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For Rouaya, 33, raising five children in the small town of Akkar in northern Lebanon, times are tough.
After the double crisis of the Covid-19 pandemic and the economic collapse of Lebanon, he has had to double his workload, “working in the fields and at home”. But still, he struggles to earn enough money to eat. The Russian invasion of the Ukraine and its impact on the food supply has only made matters worse.
“I often don’t have enough money to buy food to cook, so I give the children bread sprinkled with thyme. Sometimes, too, we only eat twice a day. Times have never been so bad,” she said.
Rouaya is not alone. She is one of tens of millions of women around the world who find themselves eating last and eating less as the worsening food crisis exacerbates existing gender inequality issues.
Of the estimated 828 million people worldwide affected by hunger in 2021, around three in five (59%) they were women, according to the report published earlier this month by the humanitarian organization Care.
That equates to 150 million more women facing food insecurity than men.
And the gap widens.
Since 2018, the disparity between men’s and women’s food security has increased 8.4 times, accelerated in part by the coronavirus pandemic. Now, with the start of Russia’s war in the Ukraine and consequent food shortages, coupled with broader inflationary factors, the situation looks set to deteriorate further.
“It’s not just a huge gap, it’s a gap compared to 2018 that is growing rapidly,” Emily Janoch, Care’s senior director of thought leadership and one of the report’s authors, told CNBC.
The findings, which are based on data from the United Nations and the World Bank, report the state of affairs through December 2021. The consequences of the 2022 crises will not be known until next year, but the forecast looks bleak.
“Everything we’re seeing tells us it’s going to get worse,” Janoch said.
“If you look at the impact on agriculture after the fertilizer crisis in Russia, the implications are astronomical. We don’t know exactly what they will be like, but we know that they will fall heavily on women and girls,” she said. .
According to the UN 2022 ‘The state of food security and nutrition in the world’ report, women have poorer food security than men in all regions of the world. That disparity is especially pronounced in developing countries and specifically in the Global South.
The Care report also found that as gender inequality increased in 109 countries, so did food insecurity. In Sudan, for example, that the World Bank scored 2.5 out of 6 for gender equality —nearly two-thirds of women (65%) reported being food insecure versus nearly half (49%) of men.
That as girls and women we are responsible for 85-90% of home food preparation globally and most food purchases, according to the Food and Agriculture Organization of the United Nations.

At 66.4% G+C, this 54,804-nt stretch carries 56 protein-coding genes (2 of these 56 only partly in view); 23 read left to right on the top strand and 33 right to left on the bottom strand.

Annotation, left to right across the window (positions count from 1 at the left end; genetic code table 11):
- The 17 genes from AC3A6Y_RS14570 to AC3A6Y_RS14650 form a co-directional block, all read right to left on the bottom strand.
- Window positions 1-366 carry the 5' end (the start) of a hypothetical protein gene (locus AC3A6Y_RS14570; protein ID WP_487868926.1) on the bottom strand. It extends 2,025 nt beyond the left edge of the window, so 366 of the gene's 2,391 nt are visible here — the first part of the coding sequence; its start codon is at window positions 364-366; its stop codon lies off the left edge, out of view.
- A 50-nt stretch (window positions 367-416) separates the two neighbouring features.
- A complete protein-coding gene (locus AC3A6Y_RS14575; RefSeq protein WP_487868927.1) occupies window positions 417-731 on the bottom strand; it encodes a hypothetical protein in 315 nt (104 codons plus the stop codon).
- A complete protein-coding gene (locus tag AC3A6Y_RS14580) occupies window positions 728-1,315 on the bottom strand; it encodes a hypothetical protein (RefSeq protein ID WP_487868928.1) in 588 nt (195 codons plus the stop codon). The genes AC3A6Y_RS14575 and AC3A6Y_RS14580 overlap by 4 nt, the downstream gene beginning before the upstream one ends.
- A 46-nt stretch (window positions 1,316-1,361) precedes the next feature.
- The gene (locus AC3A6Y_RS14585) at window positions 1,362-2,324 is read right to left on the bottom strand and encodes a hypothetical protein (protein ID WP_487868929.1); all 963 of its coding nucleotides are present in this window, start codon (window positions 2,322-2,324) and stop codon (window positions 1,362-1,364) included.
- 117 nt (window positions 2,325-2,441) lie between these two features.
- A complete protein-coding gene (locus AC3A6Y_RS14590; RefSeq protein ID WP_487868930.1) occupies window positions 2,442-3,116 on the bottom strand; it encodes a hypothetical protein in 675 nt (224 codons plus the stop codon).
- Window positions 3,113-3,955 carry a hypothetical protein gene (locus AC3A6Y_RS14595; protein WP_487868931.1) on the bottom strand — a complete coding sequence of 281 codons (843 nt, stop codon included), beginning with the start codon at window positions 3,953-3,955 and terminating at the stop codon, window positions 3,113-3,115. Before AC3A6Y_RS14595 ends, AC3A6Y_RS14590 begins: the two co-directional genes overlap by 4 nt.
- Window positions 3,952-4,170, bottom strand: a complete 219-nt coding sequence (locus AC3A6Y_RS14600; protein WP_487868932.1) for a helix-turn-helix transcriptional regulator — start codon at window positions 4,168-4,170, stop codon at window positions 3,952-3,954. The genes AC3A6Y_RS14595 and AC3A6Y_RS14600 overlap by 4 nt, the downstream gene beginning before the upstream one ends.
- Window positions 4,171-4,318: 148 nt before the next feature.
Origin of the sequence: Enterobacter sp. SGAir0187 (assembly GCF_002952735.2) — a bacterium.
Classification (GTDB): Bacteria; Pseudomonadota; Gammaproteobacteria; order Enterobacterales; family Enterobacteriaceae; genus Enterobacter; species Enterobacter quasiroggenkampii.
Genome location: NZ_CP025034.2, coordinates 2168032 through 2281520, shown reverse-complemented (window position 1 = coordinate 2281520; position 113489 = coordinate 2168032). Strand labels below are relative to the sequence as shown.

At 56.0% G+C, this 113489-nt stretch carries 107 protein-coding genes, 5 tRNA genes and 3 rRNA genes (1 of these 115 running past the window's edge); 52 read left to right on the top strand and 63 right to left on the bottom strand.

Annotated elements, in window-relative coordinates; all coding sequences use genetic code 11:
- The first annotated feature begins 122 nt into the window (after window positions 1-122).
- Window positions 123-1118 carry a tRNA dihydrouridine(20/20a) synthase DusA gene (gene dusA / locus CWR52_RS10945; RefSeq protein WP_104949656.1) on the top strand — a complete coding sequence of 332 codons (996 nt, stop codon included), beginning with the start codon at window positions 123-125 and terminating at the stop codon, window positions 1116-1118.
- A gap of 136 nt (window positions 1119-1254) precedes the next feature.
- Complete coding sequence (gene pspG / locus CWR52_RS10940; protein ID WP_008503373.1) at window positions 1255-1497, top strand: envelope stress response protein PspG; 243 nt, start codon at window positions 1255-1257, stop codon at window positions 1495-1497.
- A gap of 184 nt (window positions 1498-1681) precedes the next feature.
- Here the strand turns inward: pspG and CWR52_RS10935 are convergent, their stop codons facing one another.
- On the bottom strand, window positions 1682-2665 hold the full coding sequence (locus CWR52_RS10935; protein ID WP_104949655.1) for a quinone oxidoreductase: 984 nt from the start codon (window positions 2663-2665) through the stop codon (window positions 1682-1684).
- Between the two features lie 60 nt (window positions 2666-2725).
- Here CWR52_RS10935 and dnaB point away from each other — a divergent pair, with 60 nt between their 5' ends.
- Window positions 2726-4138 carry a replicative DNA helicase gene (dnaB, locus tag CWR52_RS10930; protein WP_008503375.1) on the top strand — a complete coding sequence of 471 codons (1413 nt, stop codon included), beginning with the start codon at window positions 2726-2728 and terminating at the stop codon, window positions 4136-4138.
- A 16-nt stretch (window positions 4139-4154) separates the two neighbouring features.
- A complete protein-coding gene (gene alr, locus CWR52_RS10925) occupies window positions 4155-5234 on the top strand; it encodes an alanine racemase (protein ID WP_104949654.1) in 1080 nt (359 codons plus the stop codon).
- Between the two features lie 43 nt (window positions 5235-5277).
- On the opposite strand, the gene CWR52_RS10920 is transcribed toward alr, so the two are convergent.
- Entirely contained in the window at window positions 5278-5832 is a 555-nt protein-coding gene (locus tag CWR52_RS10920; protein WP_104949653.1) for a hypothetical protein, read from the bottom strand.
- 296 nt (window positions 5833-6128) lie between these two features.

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“Women are very socialized to carry that burden on themselves. And everyone around them is socialized to assume that they will,” Janoch said.
In fact, even when both men and women are technically food insecure, women still tend to bear the greatest burden.
In Somalia, for example, men reported eating smaller meals, while women reported skipping meals altogether.
In Lebanon, at the start of the Covid-19 pandemic, 85% of people reported that they reduced the amount of food they ate, but more women (85%) than men (57%) reported that they also ate smaller portions. .
Meanwhile, in Bangladesh, one in five (21%) women reported experiencing an increase in domestic violence as a result of rising food prices.
These gender gaps in food security have important implications not only for women and the families they may be responsible for, but also for the economy as a whole.
Often, a large part of women’s economic contributions are unrecognized or difficult to calculate, at least in economic data. In fact, the IMF estimates that the economic value of unpaid work, which he says is mostly done by women, represents between 10% and 60% of the gross domestic product.
Rebecca Burgess, Country Director for The Hunger Project UK, said further enabling women’s economic participation and decision-making, both at household and legislative levels, would go a long way to reducing poverty and improving nutritional outcomes in all areas.
“A proven way to overcome many systemic barriers to a woman’s success has been increased participation by women in local, regional and national lawmaking as empowered change agents,” Burgess told CNBC.
“Time and again studies have shown that when women are given the opportunity to earn and control an income, they typically invest significant portions of their income in food, health care and education for their families,” she said.
In fact, a 2021 Care study in Burundi found that investing in gender equality in agriculture generated a return of $5 for every $1 invested, compared to a return of $2 for every $1 invested in agricultural programs that ignored gender equality. gender equality.
“Women are big players in economic supply chains that you don’t always see,” Janoch said. “A dollar in the hands of a woman goes further to increase food security.”